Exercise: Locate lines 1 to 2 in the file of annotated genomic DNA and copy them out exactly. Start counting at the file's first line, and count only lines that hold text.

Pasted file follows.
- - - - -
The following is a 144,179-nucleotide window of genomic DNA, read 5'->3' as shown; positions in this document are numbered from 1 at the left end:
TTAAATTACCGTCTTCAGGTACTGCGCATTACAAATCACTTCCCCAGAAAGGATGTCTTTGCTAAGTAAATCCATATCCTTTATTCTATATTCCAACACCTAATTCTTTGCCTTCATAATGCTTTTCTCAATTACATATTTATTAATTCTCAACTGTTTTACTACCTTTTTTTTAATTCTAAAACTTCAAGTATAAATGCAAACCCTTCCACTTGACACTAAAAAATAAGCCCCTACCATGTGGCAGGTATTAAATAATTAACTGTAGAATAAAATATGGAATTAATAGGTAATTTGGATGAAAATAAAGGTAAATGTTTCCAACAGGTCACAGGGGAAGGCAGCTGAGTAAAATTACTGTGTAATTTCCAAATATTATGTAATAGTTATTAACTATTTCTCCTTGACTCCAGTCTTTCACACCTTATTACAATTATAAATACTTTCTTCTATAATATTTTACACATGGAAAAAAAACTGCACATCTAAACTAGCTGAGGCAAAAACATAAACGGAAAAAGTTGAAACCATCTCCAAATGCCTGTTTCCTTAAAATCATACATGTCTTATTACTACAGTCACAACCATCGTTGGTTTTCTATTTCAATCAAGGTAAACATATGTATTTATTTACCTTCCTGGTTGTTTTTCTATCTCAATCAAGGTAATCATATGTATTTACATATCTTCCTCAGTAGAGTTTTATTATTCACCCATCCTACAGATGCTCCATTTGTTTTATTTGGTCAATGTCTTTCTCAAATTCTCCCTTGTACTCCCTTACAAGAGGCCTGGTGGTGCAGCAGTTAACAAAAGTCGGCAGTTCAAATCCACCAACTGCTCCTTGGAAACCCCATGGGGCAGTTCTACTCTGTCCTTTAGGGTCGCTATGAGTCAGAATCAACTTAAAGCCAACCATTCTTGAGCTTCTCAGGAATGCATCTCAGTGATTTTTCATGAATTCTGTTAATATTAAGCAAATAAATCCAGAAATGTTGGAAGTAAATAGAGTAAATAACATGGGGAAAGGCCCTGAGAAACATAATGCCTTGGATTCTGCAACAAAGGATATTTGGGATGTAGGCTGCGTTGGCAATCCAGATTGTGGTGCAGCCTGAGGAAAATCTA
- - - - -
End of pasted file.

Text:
The following is a 144,179-nucleotide window of genomic DNA, read 5'->3' as shown; positions in this document are numbered from 1 at the left end:
TTAAATTACCGTCTTCAGGTACTGCGCATTACAAATCACTTCCCCAGAAAGGATGTCTTTGCTAAGTAAATCCATATCCTTTATTCTATATTCCAACACCTAATTCTTTGCCTTCATAATGCTTTTCTCAATTACATATTTATTAATTCTCAACTGTTTTACTACCTTTTTTTTAATTCTAAAACTTCAAGTATAAATGCAAACCCTTCCACTTGACACTAAAAAATAAGCCCCTACCATGTGGCAGGTATTAAATAATTAACTGTAGAATAAAATATGGAATTAATAGGTAATTTGGATGAAAATAAAGGTAAATGTTTCCAACAGGTCACAGGGGAAGGCAGCTGAGTAAAATTACTGTGTAATTTCCAAATATTATGTAATAGTTATTAACTATTTCTCCTTGACTCCAGTCTTTCACACCTTATTACAATTATAAATACTTTCTTCTATAATATTTTACACATGGAAAAAAAACTGCACATCTAAACTAGCTGAGGCAAAAACATAAACGGAAAAAGTTGAAACCATCTCCAAATGCCTGTTTCCTTAAAATCATACATGTCTTATTACTACAGTCACAACCATCGTTGGTTTTCTATTTCAATCAAGGTAAACATATGTATTTATTTACCTTCCTGGTTGTTTTTCTATCTCAATCAAGGTAATCATATGTATTTACATATCTTCCTCAGTAGAGTTTTATTATTCACCCATCCTACAGATGCTCCATTTGTTTTATTTGGTCAATGTCTTTCTCAAATTCTCCCTTGTACTCCCTTACAAGAGGCCTGGTGGTGCAGCAGTTAACAAAAGTCGGCAGTTCAAATCCACCAACTGCTCCTTGGAAACCCCATGGGGCAGTTCTACTCTGTCCTTTAGGGTCGCTATGAGTCAGAATCAACTTAAAGCCAACCATTCTTGAGCTTCTCAGGAATGCATCTCAGTGATTTTTCATGAATTCTGTTAATATTAAGCAAATAAATCCAGAAATGTTGGAAGTAAATAGAGTAAATAACATGGGGAAAGGCCCTGAGAAACATAATGCCTTGGATTCTGCAACAAAGGATATTTGGGATGTAGGCTGCGTTGGCAATCCAGATTGTGGTGCAGCCTGAGGAAAATCTA